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Sunday, March 03, 2013 

The video game that influenced Geoff Johns

The chief un-creative officer for DC's mentioned what his most favorite video game was when he was younger:

If there was any video game from the past two decades that I couldn't stand, it was Mortal Kombat, which seemed like little more than a vulgar excuse to think up as many repellant ways to execute an opponent in the cast of fighters after defeating them. And the worst part was surely that the fighters on the side of the good could do it to others on the side of good, both male and female. Or, more specifically, the most heartless game players could do this. And that made it even worse, because in a way, it was a pinnacle example of a game that blurs the difference between good and evil.

Obviously, games produced in Japan were no less innocent than anything of this sort produced in the USA, and I do know of quite a few that were alienating, but MK still managed to stick out as a very blatantly nasty exercise in celebrating bloodletting. In fact, the sequels weren't even played for real point-scoring, making it all the more pointless. Yet this is the kind of game Johns saw as a great thing, which it most definitely wasn't. It was only a sleazy exploitation of the adolescent mind for something that provokes no thought at all, and encouraging the players to do such awful things even to the good guys was degrading.

Maybe this is a clue of what's wrong with many modern comics writers: they've been influenced by the lowliest of computer games, right down to an inability to write a real story to accompany the comic. In Johns' case, he took that influence and injected it into quite a few of the comics he's written since.

I know what he's alluding to here: the new game they've produced called Injustice: Gods Among Us, a title that's actually rather insulting to the cast of heroes, because the subtitle only makes the mistake of making the heroes sound more deity than human, and after all these years of mishandling the DCU, the main name says everything. They may be publishing a comic based on the game, and I sure wouldn't ever want to waste time and money on that either. The worst part is that even on the video game's site, they're sticking by the Nu52 setups for the characters: Barry Allen's bio reads right on the site as "Young Barry Allen’s life stopped the minute his mother was murdered. The true killer never found, its mystery obsessed Barry, driving him to become a forensic scientist." And Hal Jordan's says, "When just a boy, Hal witnessed his greatest nightmare—his pilot father dying in a tragic plane crash." So they're basically feeding any buyers of the game the PC premises they concocted and forced down the throats of the comics audience. This really is an injustice.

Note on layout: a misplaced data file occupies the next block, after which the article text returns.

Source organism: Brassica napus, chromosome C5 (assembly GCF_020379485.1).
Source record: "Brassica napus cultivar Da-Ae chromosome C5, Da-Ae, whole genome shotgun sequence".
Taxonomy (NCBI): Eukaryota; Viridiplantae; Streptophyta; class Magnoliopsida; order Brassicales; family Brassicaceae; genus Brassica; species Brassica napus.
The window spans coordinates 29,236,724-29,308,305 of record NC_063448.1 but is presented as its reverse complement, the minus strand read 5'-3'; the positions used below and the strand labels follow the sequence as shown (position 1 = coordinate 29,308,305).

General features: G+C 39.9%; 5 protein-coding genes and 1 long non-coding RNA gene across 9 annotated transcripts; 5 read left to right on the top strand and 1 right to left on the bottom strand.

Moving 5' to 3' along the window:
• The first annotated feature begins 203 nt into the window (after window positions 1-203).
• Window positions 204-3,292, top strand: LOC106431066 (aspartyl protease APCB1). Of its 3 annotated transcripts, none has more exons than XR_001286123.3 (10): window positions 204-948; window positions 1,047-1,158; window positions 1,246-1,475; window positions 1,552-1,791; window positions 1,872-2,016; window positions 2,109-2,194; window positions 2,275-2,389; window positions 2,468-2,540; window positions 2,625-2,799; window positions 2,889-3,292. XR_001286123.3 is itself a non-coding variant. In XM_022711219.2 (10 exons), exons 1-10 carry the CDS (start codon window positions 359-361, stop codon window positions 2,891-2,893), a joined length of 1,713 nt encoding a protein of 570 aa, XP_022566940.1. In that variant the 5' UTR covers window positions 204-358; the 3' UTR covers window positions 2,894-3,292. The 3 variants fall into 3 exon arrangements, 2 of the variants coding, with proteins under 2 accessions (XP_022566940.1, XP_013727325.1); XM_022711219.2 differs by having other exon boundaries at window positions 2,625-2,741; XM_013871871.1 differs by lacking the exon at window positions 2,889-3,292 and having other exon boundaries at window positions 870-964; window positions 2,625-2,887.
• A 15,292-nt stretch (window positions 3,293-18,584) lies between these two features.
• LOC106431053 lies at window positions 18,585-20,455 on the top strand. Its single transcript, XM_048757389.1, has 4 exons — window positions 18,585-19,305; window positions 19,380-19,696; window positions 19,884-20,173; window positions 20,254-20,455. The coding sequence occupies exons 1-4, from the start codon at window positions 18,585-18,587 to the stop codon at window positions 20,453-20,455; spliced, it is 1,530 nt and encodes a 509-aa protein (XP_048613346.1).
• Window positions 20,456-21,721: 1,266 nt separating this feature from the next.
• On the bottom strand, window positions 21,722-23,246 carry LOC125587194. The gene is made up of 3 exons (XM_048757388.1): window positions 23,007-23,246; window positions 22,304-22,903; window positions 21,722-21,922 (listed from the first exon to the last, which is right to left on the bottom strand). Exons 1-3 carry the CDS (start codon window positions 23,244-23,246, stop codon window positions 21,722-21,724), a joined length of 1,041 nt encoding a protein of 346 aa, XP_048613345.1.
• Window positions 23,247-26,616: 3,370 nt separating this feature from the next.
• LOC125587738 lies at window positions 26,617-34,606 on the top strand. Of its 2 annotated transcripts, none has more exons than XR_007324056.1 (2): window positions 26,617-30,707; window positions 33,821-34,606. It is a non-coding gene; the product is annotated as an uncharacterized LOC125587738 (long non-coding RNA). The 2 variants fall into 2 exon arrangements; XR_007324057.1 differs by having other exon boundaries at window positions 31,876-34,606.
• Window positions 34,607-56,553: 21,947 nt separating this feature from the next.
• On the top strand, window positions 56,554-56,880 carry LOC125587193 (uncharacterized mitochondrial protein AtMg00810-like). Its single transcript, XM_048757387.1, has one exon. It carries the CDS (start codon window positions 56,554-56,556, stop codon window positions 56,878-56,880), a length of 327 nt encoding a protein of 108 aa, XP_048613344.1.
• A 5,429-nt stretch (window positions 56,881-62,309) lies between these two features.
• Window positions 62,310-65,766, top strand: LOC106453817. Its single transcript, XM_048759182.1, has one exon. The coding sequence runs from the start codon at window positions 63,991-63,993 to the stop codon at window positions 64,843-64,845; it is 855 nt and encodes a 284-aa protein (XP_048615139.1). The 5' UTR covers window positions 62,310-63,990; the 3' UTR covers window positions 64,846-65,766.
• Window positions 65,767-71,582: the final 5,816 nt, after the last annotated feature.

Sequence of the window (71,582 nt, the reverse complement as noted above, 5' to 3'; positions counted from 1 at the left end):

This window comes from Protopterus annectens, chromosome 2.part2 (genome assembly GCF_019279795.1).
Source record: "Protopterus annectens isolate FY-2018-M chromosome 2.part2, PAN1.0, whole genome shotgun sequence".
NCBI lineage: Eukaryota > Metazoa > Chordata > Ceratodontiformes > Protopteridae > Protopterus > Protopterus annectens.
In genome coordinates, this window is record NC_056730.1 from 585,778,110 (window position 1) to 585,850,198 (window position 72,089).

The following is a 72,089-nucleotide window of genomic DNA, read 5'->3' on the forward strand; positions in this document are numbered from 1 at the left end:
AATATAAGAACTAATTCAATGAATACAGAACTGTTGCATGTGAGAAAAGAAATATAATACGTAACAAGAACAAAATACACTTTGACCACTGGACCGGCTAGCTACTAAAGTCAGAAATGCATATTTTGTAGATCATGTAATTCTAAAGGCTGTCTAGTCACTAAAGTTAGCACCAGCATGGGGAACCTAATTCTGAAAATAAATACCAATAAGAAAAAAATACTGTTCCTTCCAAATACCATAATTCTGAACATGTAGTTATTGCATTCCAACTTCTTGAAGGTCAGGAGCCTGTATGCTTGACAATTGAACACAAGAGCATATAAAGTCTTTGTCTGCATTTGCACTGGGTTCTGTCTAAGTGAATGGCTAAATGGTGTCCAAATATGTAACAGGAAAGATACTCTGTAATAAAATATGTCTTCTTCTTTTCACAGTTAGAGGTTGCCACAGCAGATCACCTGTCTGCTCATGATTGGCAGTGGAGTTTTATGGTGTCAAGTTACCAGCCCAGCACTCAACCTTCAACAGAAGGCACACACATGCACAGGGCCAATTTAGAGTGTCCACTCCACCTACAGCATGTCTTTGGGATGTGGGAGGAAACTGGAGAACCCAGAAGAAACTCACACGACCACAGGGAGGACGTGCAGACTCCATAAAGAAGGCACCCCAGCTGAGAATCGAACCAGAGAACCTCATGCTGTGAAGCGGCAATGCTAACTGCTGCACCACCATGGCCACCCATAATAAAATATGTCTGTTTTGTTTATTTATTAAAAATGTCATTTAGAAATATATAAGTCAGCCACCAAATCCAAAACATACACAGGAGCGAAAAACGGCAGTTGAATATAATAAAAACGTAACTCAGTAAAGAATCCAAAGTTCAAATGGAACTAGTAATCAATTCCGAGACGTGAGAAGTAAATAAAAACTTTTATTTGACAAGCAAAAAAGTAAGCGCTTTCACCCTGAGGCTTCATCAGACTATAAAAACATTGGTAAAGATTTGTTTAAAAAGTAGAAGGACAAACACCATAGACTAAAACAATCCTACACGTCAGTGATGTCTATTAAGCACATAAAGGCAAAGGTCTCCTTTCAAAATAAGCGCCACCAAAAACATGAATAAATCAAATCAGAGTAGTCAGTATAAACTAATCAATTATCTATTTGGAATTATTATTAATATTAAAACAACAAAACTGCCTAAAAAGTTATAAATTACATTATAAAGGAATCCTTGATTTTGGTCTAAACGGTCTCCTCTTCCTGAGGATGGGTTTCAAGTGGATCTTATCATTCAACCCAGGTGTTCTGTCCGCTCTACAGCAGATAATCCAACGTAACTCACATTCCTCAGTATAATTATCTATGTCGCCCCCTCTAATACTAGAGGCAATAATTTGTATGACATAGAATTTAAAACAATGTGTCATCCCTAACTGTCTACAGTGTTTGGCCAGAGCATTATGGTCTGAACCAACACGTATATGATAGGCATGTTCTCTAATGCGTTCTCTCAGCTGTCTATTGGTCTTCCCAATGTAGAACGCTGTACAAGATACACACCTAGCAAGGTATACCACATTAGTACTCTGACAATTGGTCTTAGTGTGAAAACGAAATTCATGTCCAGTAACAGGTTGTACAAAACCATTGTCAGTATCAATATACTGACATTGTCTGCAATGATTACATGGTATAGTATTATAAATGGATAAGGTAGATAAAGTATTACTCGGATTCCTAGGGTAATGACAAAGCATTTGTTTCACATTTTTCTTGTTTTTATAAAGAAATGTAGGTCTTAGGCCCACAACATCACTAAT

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Now it just sounds like you're trying to find anything to harp on.

Don't worry, if I wasn't fully clear before, I've made sure to edit in at least one more sentence to help make my point; sometimes, I can be hasty in what I'm writing and forget a few things, but given the chance, I can remember to add them later. And now, I have.

Thank God for the re-edit button, eh, Avi? Hehe.

Seriously, makes me wish time travel was possible, go back and give Johns, like, I dunno, a Ninja Turtle Tournament Fighter game or even a Street Fighter game, or something not so violent. Save us a lot of grief and misery.

I tried the MK games in the mid-90's, as per the popularity with my classmates. I couldn't cut it, but I normally suck at fighting games, anyway. Oh, well.

Injustice esigns aren't bad, though. Oh, well. I suppose, to be fair, DC was always an angsty universe, but they didn't dwell on it until recently, like Marvel has been doing. I guess Injustice is taking it to the logical conclusion (in a more depressing way).

Plus, Wizard Magazine, back in the day, was never so crazy about the DC characters, because they were so "perfect," which might be a code word for "not dysfunctional." They're not wrong, but it's moot as New 52 rather took care of that. It's a shame, as after dealing with Marvel and its dysfunction, I rather liked the change of pace.

Those were the days, eh?

DC became angsty at the end of the Silver Age or early in the Bronze Age, when they began imitating Marvel. In the 1960's, you had a choice between DC's straight-forward, kid-friendly adventure, and Marvel's soap opera. Now, their house styles are so similar that the only difference is the logo on the cover.

I don't mind the Mortal Kombat games, but I can see how they would've influenced Johns, given the level of violence in his comics.

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